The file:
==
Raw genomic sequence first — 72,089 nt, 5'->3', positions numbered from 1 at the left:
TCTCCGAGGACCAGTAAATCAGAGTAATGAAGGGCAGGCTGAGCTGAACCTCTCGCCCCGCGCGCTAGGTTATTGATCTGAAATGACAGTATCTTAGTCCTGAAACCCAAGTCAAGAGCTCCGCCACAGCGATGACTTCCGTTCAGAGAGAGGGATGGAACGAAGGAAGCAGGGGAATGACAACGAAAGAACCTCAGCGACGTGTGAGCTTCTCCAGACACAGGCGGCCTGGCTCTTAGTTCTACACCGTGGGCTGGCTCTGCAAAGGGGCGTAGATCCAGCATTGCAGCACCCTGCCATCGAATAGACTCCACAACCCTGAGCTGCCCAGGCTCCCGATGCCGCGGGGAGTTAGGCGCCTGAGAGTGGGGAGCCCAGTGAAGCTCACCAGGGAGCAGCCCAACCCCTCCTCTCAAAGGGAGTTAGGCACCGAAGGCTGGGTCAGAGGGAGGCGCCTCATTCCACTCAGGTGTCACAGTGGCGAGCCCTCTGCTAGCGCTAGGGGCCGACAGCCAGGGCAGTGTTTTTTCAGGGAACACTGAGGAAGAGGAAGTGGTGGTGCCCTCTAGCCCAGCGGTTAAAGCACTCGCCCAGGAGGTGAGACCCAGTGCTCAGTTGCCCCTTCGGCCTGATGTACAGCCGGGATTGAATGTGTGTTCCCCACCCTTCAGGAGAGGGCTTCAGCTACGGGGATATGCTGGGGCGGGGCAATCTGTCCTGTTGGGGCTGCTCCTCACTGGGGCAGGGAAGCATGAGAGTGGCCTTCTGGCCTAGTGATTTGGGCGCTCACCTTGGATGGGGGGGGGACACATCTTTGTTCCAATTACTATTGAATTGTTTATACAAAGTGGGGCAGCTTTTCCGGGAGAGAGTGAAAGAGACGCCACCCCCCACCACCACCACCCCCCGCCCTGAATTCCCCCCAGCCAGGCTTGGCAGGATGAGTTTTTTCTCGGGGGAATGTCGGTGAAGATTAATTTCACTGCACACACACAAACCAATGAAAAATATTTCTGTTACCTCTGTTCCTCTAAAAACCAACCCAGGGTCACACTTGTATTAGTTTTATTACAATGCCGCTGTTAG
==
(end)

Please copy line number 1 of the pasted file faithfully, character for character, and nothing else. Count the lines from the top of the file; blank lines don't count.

Raw genomic sequence first — 72,089 nt, 5'->3', positions numbered from 1 at the left: